workers' rights

By Kim Moody

March 26, 2021 — Links International Journal of Socialist Renewal reposted from NewPolitics — The working class of the twenty-first century is a class in formation, as one would expect in a world where capitalism has only recently become universal. At the same time, Marx himself reminded us long ago, in speaking of the development of classes in England where they were “most classically developed,” that “even here, though, this class articulation does not emerge in pure form.”1 The working class, of course, is much broader than those who are employed at any one time. Relying only on workforce figures obscures important aspects of the broader working-class life, including its reproduction. Nevertheless, those in and out of employment form the core of the working class, once seen as a male domain but today nearly half composed of women. Furthermore, both space and research limitations dictate that this article will focus on the employed and near-employed sections of this global class. With these caveats in mind, we look first at the growth of the global working-class labor force in the twenty-first century.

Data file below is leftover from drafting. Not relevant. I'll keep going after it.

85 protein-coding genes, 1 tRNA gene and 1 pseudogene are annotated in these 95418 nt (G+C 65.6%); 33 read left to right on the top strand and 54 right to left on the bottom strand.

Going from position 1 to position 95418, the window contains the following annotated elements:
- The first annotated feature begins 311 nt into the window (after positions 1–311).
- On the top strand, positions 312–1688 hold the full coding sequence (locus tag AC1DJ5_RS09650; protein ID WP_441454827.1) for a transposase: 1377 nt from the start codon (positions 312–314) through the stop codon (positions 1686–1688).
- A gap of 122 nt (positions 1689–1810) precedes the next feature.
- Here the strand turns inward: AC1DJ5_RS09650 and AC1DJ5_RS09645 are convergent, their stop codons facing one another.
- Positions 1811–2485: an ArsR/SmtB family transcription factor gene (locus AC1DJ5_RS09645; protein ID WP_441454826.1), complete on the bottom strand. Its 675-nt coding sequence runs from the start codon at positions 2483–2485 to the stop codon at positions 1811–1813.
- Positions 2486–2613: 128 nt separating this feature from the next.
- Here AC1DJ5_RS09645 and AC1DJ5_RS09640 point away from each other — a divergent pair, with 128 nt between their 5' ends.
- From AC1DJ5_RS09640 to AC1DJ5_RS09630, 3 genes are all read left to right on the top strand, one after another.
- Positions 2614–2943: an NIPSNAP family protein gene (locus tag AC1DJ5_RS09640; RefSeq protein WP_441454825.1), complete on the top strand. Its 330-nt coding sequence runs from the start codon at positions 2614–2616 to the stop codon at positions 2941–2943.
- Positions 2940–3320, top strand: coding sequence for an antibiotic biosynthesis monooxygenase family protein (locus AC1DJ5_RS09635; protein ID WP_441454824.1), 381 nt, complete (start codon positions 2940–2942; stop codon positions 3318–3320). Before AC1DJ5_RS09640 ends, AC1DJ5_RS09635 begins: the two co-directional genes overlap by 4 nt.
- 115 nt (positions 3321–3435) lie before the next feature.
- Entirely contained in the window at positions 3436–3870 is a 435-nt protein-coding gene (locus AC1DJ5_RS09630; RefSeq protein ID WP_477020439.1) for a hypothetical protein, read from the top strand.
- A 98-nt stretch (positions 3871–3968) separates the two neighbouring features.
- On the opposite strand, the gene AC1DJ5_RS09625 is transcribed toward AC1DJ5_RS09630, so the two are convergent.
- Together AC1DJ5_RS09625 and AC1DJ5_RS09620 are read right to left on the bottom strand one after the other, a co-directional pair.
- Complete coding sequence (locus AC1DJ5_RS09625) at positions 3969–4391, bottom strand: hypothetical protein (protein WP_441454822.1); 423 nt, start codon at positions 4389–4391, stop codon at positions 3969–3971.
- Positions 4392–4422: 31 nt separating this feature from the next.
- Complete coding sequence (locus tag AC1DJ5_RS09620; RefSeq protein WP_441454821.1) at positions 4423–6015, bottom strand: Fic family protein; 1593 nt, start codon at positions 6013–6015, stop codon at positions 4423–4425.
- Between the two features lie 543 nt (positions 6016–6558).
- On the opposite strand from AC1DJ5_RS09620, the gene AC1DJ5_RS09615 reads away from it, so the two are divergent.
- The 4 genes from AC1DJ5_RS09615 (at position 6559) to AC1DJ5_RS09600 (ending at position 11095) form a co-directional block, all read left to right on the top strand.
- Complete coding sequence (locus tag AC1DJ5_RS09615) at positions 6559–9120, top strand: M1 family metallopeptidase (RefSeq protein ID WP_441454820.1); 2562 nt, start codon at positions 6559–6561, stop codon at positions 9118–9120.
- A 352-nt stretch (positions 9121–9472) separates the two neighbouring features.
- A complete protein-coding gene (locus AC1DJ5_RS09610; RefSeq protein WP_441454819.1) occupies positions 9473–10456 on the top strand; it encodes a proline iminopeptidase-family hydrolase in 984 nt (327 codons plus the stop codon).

This chapter is taken from An Alternative Labour History: Worker Control and Workplace Democracy, edited by Dario Azzellini and published by Zed Books. For more of Azzellini’s writings visit his website By Dario Azzellini July 31, 2016 -- Links International Journal of Socialist Renewal -- During the first decade of the current century factory occupations and production under workers’ control seemed to be limited mainly to South America, with a few exceptions in Asia. It was beyond the imagination of most workers and scholars in industrialized countries that workers would or could occupy their companies and run them on their own. Nevertheless, the crisis that started in 2008 put workers’ control back on the agenda in the northern hemisphere. Occupations of workplaces and production under control of workers sprang up in the United States, Western Europe and Egypt. This chapter describes some of these struggles and their common characteristics and differences.
Verizon workers on strike in Washington, DC in August 2011